Twenty years later, the Northern Government realized that it could not win militarily. Pressured by the International Community and faced with expanding conflict in Darfur and uprisings in the northern and eastern regions, in January 2005 it reluctantly signed the Comprehensive Peace Agreement (CPA) that established a Government of National Unity (GoNU) which gave the SPLA/M 28 percent of the cabinet offices and the first vice presidency and granted the South autonomous status. The CPA also provided for a Referendum in January 2011 that would give Southerne rs the right of self determination. Although the North signed the CPA, it took measures to divide the South so that the Referendum would not take place. A centrist view among Northerners even today is that the South is not capable of governing and if secession, Southern Sudan will be a “failed state”, marked by corruption, incompetency and conflict. More radical Northerners assert that Sudan, by divine decree, is an Islamic nation and must remain so forever. The South cannot be allowed to secede.

In the early 1970s I was in Uganda for nearly three years at Makerere University. There I first met Sudanese refugees, mainly women making reed baskets on the shores of Lake Victoria to support their families and a few students studying at the University. Colleagues asked my help in supplying seeds and farm tools to communities in South Sudan, a program that stopped when the 1972 Addis Ababa Agreement was signed. From 1988 to 1992, I again was in the Region as Director of the Jesuit Refugee Service in Africa with an administrative office in Nairobi. JRS began a modest outreach to the growing number of Sudanese who were fleeing the conflict in Sudan. Once a month, many families gathered at Hekima College (the Jesuit Theologate in Nairobi) to celebrate the Eucharist, to provide religious education for their children and to share news and concerns over a common meal. One Sunday, several youth received their first Holy Communion – I remember reflecting to myself, “these young people, what will their future be?”

Now some 15 years later, after time with refugees in other areas of Africa and with Catholic Universities in Mozambique and Ghana, I am again in Sudan, serving as Vice-chancellor of the Catholic University of Sudan. Church leaders first talked of an institution of higher education at independence. In 1983 Pope John Paul II spoke of a Catholic University when Sudan’s President visited in Rome. Twenty years later, prompted by t he canonization of Bishop Daniel Comboni the Holy Father again encouraged the Bishops to establish a Catholic University. After the CPA when this seemed possible, the Bishops commissioned feasibility studies and in July 2007 they decided to establish the Catholic University as a national institution. The Government of Southern Sudan (GOSS) granted provisional approval to the University on 1 August 2008; in late September the University welcomed the pioneer group of students to the Faculty of Arts and Social Sciences in Juba. Now in its third year, the Faculty has 200 students. In Wau the Faculty of Agricultural and Environmental Sciences is in a second year with 50 students. Additional Faculties and programs will be added in response to need and the availability of resources. “The baby is born” and already is making a modest contribution to training the next generation of leaders for the New Sudan. Indeed, this too is the realization of a dream too long deferred.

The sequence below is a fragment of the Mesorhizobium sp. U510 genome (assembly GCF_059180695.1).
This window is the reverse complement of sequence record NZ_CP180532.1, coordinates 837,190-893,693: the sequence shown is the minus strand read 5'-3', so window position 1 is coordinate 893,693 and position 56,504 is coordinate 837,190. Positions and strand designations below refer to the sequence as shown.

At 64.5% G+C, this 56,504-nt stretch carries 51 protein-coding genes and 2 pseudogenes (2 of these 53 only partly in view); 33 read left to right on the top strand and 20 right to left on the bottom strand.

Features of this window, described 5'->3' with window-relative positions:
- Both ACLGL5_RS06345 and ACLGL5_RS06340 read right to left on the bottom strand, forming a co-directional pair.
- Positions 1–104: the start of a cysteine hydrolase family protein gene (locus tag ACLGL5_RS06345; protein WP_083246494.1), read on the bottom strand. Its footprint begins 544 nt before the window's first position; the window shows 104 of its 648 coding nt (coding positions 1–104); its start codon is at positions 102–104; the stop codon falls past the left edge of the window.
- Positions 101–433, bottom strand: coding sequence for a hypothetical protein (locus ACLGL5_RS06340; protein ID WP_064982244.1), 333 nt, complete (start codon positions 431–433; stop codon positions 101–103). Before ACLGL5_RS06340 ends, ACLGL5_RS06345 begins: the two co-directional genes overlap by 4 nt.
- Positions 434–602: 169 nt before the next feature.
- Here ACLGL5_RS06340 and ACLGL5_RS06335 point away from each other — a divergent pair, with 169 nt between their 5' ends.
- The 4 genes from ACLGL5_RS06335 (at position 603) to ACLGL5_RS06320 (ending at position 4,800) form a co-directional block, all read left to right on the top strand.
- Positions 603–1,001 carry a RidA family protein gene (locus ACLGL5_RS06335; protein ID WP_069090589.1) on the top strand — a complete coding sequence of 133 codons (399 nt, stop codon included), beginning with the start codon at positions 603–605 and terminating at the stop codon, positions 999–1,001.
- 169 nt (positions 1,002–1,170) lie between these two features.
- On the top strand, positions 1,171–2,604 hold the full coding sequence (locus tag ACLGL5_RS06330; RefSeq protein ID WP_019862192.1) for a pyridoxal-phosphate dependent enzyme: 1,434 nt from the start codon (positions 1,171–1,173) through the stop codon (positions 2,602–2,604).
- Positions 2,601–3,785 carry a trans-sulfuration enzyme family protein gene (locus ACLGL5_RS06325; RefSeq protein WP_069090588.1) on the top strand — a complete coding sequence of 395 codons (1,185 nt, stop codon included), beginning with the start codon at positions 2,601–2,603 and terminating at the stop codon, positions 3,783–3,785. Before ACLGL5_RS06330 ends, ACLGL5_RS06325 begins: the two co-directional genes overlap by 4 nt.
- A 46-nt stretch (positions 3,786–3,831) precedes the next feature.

Barring unforeseen problems, Southern Sudan will become independent on 9 July 2011, as outlined in the CPA. Many ask about the prospects for the future – will independence introduce the era of peace and development that Southern Sudanese have dreamt of over the past half century? Indeed the challenges and the tasks ahead are daunting. The population is largely rural and poor – 78 percent depend on subsistence farming or livestock for their livelihood. Half the population is below 18 years of age; of the population above 15 years, 27 % are literate; only 37 % above the age of six have ever attended school. Thousands of persons are returning to their homes in Southern Sudan and need assistance to reconstruct their homes and communities. Caritas Internationalis has launched an appeal to assist families on the move and when they return.